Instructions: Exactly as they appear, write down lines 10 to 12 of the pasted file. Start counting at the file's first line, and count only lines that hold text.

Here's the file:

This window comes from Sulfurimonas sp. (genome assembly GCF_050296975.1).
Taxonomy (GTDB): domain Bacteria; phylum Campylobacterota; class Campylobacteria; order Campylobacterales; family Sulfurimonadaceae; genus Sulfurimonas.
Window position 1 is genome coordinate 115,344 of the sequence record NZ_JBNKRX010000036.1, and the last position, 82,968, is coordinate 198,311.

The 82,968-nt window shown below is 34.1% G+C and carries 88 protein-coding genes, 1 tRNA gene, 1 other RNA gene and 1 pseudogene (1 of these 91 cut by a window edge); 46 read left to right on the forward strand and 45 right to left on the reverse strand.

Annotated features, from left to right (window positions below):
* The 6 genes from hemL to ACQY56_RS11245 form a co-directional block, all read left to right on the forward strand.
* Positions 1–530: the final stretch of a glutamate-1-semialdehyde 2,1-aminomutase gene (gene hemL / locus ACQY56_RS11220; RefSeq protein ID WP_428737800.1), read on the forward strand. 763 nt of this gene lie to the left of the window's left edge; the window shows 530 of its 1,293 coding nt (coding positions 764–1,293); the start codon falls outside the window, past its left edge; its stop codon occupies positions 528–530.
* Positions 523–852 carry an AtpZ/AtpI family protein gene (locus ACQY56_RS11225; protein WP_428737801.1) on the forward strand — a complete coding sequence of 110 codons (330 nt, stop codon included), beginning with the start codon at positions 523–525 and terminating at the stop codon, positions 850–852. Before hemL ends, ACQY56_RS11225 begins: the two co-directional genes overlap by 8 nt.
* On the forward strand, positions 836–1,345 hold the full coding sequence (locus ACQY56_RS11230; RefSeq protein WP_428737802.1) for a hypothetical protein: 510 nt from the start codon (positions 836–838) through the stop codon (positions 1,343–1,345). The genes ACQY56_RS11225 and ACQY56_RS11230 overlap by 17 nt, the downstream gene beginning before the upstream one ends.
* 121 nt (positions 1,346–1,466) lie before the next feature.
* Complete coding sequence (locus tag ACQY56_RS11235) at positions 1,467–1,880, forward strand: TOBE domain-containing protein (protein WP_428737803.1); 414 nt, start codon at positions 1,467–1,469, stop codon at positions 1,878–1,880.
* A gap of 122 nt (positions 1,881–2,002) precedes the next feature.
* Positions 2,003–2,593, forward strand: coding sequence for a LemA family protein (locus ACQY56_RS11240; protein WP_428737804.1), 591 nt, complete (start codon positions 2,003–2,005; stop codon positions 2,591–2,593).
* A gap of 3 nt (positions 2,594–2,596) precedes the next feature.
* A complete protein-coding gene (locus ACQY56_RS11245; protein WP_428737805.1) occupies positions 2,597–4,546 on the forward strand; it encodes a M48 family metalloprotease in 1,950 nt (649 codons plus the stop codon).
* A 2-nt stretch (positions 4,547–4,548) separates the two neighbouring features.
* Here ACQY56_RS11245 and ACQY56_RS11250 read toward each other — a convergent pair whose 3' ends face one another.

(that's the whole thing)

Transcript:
* 121 nt (positions 1,346–1,466) lie before the next feature.
* Complete coding sequence (locus tag ACQY56_RS11235) at positions 1,467–1,880, forward strand: TOBE domain-containing protein (protein WP_428737803.1); 414 nt, start codon at positions 1,467–1,469, stop codon at positions 1,878–1,880.
* A gap of 122 nt (positions 1,881–2,002) precedes the next feature.